The American Civil Liberties Union of Wisconsin said mid-day Oct. 8 that a settlement was reached in the federal lawsuit it filed against the Wisconsin Department of Administration concerning free speech at the Capitol.
A news release from the ACLU said that as part of the settlement, the state must create a notice system that allows groups to gather inside the Capitol without a permit.
“This is a victory because giving notice is significantly different from forcing people to ask the government for permission to exercise free speech,” stated Larry Dupuis, legal director of the ACLU of Wisconsin. “Giving notice is very informal. The state can’t deny use of the Capitol to anyone giving notice, unless someone else has reserved the entire space by obtaining a permit for the same time.”
Prior rules for permits — which were adopted by the state in November 2011, after a wave of mass protests targeting Republican Gov. Scott Walker — said groups as small as four must obtain government permission before engaging in expression “for the purpose of actively promoting any cause” inside the Capitol.
The state also adopted rules barring people from gathering in the Capitol for any performance, ceremony, presentation, meeting or rally without a permit.
The ACLU of Wisconsin challenged the rules in U.S. District Court, arguing they violated the First Amendment by requiring permits for demonstrations held inside the Capitol and by punishing protesters who gather there without a permit.
The lawsuit filed by the ACLU of Wisconsin and Madison attorney A. Steven Porter was on behalf of assistant University of Wisconsin professor Michael Kissick, who participated in demonstrations inside the Capitol, including the Solidarity Sing Along.
In July, a federal judge ordered the state to stop enforcing the permit rules for small groups. Last month, mediation presided over by Magistrate Judge Peter Oppeneer led to a settlement, according to the news release from the ACLU.
The settlement avoids a trial, which was expected in early 2014.
Kissick, in the release, said, “I’m happy because this agreement allows the Solidarity Sing Along to continue as it always has. The group has effectively been giving the state notice all along, and has always deferred to events with permits.”
Under the settlement, a person may give the DOA notice of a gathering of 12 or more people by phone, email, in person, or via a form from the state at least two business days and not more than 10 business days before an event in the Capitol.
Notice may also be given for consecutive events.
“There isn’t any question that the old permitting system was unconstitutional,” Dupuis said. “This settlement halts the state’s unwarranted punishment of individuals who gather inside the Capitol to exercise their free speech rights.”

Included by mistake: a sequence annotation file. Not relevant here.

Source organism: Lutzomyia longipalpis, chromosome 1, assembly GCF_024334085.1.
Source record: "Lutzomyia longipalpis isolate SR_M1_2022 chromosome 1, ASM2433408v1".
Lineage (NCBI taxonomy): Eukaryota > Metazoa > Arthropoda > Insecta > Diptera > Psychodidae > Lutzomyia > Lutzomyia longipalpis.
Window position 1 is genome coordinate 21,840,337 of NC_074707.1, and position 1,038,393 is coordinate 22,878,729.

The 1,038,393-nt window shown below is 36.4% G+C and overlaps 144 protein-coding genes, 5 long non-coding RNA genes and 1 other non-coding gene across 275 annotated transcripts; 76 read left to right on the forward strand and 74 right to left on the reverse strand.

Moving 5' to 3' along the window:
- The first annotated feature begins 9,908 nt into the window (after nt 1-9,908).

The Wisconsin Department of Administration also issued a statement on the signing of a settlement, saying that the agreement acknowledged that permit rules dating to 1979 are constitutional.
"The Capitol is where the people’s business occurs – where all citizens should be able to exercise their First Amendment rights,” said DOA Secretary Mike Huebsch. "During the past few years, we held listening sessions about the permitting process, met with legislators, and reached out to those who failed to follow the rules required to use the space. The permit process has been repeatedly upheld as constitutional by the courts, and today’s settlement demonstrates ACLU’s agreement with the process as well. We have taken reasonable steps to ensure all visitors and citizens can enjoy our beautiful Capitol building, and I’m hopeful we can all move forward together."
The state said the permitting process has been part of Wisconsin’s Administrative Code since 1979 but "for nearly two years, one regular organized group has come to the Capitol each day at the same time and location with song books to protest at the Capitol, but have refused to obtain a permit."
The rules under the settlement agreement, according to the Department of Administration, are:
• Groups with fewer than 12 participants will not be required to obtain a permit or provide advance notice for an event, unless otherwise required under Administrative Code.
• Groups with 12 or more participants will be required to obtain a permit or provide advance notice of an event to use the Wisconsin State Capitol Building. An event not properly noticed may be deemed unlawful.
• DOA will establish an additional method by which groups may reserve space in the Capitol. An individual using this Advance Notice system must:
• Provide advance notice of at least two business days and no more than 10 business days before the planned event; and
• Provide details of the event including date, start and finish time, estimated number of attendees, and contact information for one or more people in the group who can be contacted if the event is removed due to a valid permitted event or DOA-led tour group.
• Advance notices can be issued for five cumulative days.
• Permitted events and DOA-led tours will receive priority over an advanced notice event. If a permitted event or DOA-led tour is scheduled, the Capitol Police will notify the contact that their noticed event is no longer reserved.
• Participation in a previously-noticed event that has been superseded by a permitted event or DOA-led tour will be deemed unlawful and citations or arrests may be issued for participation in that unlawful event after a warning has been given.
• All other permitting rules and policies will remain in full force and effect.